The point of this blog is not to poke at the Vietnamese as doing something different from the western world, and therefore wrong. I am quite amazed at how they are able to live this way and not be completely stressed out. Crossing the street is really a chance to take stock of your life as you never know if you will make it to the other side in one piece. But the Vietnamese take it all in stride. The folks I've met who have made it to the States remark on how QUIET it is - even in the big cities.
Many people here eat on the streets. They literally pull their little stoves, chairs, tables and food out from their homes or storefronts and cook, then eat their meals right on the sidewalk. Each morning at 8, I see a group of women sitting around a little pot of something cooking, stirring, chopping and talking, each with their straw hats over their heads to shield the early sun. They look like they've been there for hours, making everything ready for the day. And they will come out in the evening again. Men cook as well - really you would see people all day, on every street cooking, sitting, drinking, talking. But with no indoor cooking facilities, what do they do in the rainy season? As they move through the morning or evening, people just walk around their cooking apparatus, food, the folks sitting on their chairs. It was described to me as the living room on the sidewalk. I agree. I would be stressed not to have a complete kitchen, and to have to cook on my sidewalk. But this is a way of life for the Vietnamese in this city. And the food they cook smells SO good!

Sunday, February 15, 2009

In the Spirit of Mindfulness

After spending an exhausting Saturday walking the streets of Vietnam looking for souvenirs, we spent a quieter Sunday looking at Pagodas.  Buildings I've only seen in pictures, movies, etc., the Vietnamese pagodas are a special, thoughtful place, right in the center of activity.  You could consider them an oasis perhaps, from the hustle of the city.  A chance to step inside for a bit of mindful connection.  These are open to everyone, much like our churches and temples are in the states - and yes, I'm aware we also have pagodas back home, I just haven't seen them.  But I suppose these were special to me since I was able to watch individuals connect with their higher powers openly, and it brought me a bit of peace.  No one seemed to mind us being there or watching the scene, in fact, they seemed to be quite accustomed to it.  We were careful not to take any photos inside the temple or of anyone praying.  I think this actually made the whole experience more sacred to me: I had to remember what I saw and not rely on photos to jog my memory.  And instead of thinking about what might make a good shot, I was more interested in the rituals playing out before me.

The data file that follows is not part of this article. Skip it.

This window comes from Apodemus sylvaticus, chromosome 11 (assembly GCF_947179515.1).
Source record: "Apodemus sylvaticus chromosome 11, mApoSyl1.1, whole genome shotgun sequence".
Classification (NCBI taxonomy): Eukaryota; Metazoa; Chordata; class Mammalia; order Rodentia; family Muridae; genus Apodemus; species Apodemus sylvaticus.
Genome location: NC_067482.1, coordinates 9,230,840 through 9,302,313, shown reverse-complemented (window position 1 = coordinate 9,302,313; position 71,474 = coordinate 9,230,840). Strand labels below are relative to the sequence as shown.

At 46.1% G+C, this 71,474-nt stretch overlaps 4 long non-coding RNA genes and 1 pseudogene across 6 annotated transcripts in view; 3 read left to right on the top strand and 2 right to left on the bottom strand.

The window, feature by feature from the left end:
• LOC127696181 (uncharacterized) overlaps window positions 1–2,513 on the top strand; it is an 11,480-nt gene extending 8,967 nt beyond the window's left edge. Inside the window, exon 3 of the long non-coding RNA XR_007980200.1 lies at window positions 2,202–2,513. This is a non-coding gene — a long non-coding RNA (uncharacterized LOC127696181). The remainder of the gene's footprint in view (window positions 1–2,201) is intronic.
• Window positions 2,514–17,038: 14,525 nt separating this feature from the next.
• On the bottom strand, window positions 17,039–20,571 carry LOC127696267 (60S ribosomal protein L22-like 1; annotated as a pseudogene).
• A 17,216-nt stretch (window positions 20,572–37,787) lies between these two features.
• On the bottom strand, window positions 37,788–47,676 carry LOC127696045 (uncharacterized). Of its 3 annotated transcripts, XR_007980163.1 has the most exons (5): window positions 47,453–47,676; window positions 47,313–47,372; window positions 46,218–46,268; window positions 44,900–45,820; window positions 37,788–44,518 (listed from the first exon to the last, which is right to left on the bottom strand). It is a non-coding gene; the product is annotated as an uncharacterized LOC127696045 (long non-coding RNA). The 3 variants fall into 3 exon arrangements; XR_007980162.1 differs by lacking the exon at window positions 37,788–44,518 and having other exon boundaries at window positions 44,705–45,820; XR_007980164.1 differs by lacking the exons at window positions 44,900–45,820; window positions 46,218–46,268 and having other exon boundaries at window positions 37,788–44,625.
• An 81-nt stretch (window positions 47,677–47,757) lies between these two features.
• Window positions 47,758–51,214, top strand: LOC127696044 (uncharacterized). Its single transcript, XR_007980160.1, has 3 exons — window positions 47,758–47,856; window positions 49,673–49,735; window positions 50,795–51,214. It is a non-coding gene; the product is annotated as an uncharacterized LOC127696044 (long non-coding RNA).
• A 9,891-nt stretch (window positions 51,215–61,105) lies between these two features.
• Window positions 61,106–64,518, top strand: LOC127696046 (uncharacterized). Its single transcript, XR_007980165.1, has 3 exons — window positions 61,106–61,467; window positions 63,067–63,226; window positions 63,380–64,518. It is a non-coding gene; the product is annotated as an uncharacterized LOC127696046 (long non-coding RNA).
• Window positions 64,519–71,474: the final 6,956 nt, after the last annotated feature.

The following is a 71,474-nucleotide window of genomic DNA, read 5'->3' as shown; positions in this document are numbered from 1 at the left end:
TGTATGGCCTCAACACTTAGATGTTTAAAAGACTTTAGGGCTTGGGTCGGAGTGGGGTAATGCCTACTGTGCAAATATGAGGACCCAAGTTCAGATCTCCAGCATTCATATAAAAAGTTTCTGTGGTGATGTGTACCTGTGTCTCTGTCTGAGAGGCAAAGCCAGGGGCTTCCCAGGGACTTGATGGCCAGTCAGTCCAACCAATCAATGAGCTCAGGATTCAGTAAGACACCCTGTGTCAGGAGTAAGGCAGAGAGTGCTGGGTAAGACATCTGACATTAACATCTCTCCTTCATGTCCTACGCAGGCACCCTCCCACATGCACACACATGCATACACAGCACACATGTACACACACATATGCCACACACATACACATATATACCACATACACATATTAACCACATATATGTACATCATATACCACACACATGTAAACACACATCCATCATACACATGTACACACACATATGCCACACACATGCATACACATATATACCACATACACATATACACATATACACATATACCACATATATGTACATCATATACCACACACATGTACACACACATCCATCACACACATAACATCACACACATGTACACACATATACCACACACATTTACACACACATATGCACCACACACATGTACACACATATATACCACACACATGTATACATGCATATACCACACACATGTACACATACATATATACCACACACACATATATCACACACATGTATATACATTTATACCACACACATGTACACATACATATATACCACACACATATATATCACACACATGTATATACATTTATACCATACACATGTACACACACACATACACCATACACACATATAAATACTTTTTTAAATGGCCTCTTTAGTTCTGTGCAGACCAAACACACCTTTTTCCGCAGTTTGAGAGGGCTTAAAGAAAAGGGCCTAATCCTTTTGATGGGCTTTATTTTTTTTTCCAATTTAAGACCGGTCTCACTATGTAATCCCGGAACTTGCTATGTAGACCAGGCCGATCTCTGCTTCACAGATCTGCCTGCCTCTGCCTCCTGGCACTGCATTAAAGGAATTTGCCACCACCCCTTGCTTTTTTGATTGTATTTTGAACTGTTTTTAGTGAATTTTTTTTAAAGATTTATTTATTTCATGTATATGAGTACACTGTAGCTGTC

Incense plays a very vital role in worship in Vietnam.  The heady fragrance is so powerful, it almost wraps you up and sends you off to the afterlife in it's tendrils of smoke.  It's as if smelling it is an immediate signal to slow down and breathe, reflect, open.  I was moved by the number of young individuals, mostly young women, who came to pray.  They brought young children and walked them up to the statues to first light and then wave their incense sticks to the four corners of the world.  Everyone did this with reverence and peace.
So it makes me think about our life back home.  Do we have enough places of respite in our day?  This does not have to mean going to church or temple, though for many, that is how they fulfill their needs for reflection.  What does turning inward and giving over to a higher power, or even our own psyches do for us?  I'm thinking about how I feel when I have really reflected on an issue at hand for a long time.  Then I find a way to completely let it go, not give up but give the issue over to something bigger than me, and then return to the issue later with a fresher mind.  Most often, I am able to see things in a brighter light or more intense understanding.